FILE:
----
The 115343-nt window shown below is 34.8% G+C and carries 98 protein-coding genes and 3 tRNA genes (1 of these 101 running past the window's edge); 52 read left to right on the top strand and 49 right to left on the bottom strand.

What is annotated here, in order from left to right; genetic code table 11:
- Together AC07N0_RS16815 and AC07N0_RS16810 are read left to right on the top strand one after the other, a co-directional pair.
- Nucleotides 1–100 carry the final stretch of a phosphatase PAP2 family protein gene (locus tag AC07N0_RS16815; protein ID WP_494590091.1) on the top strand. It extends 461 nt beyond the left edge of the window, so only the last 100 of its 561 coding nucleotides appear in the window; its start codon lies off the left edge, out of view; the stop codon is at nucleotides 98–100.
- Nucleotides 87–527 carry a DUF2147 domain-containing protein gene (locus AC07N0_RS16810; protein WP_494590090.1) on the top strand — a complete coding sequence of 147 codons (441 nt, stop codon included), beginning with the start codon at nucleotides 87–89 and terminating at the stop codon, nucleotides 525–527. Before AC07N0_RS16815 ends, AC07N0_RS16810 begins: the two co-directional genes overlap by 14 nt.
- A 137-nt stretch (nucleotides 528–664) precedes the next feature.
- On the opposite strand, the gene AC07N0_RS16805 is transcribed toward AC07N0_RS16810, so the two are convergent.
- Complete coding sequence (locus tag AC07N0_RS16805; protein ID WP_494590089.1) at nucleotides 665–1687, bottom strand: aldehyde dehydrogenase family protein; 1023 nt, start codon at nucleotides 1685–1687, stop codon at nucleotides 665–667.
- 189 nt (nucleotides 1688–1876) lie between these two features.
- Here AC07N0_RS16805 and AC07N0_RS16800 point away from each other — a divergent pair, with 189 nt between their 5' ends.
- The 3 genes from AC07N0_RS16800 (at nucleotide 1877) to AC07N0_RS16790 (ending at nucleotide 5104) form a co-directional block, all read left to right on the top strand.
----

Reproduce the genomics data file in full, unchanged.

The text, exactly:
The 115343-nt window shown below is 34.8% G+C and carries 98 protein-coding genes and 3 tRNA genes (1 of these 101 running past the window's edge); 52 read left to right on the top strand and 49 right to left on the bottom strand.

What is annotated here, in order from left to right; genetic code table 11:
- Together AC07N0_RS16815 and AC07N0_RS16810 are read left to right on the top strand one after the other, a co-directional pair.
- Nucleotides 1–100 carry the final stretch of a phosphatase PAP2 family protein gene (locus tag AC07N0_RS16815; protein ID WP_494590091.1) on the top strand. It extends 461 nt beyond the left edge of the window, so only the last 100 of its 561 coding nucleotides appear in the window; its start codon lies off the left edge, out of view; the stop codon is at nucleotides 98–100.
- Nucleotides 87–527 carry a DUF2147 domain-containing protein gene (locus AC07N0_RS16810; protein WP_494590090.1) on the top strand — a complete coding sequence of 147 codons (441 nt, stop codon included), beginning with the start codon at nucleotides 87–89 and terminating at the stop codon, nucleotides 525–527. Before AC07N0_RS16815 ends, AC07N0_RS16810 begins: the two co-directional genes overlap by 14 nt.
- A 137-nt stretch (nucleotides 528–664) precedes the next feature.
- On the opposite strand, the gene AC07N0_RS16805 is transcribed toward AC07N0_RS16810, so the two are convergent.
- Complete coding sequence (locus tag AC07N0_RS16805; protein ID WP_494590089.1) at nucleotides 665–1687, bottom strand: aldehyde dehydrogenase family protein; 1023 nt, start codon at nucleotides 1685–1687, stop codon at nucleotides 665–667.
- 189 nt (nucleotides 1688–1876) lie between these two features.
- Here AC07N0_RS16805 and AC07N0_RS16800 point away from each other — a divergent pair, with 189 nt between their 5' ends.
- The 3 genes from AC07N0_RS16800 (at nucleotide 1877) to AC07N0_RS16790 (ending at nucleotide 5104) form a co-directional block, all read left to right on the top strand.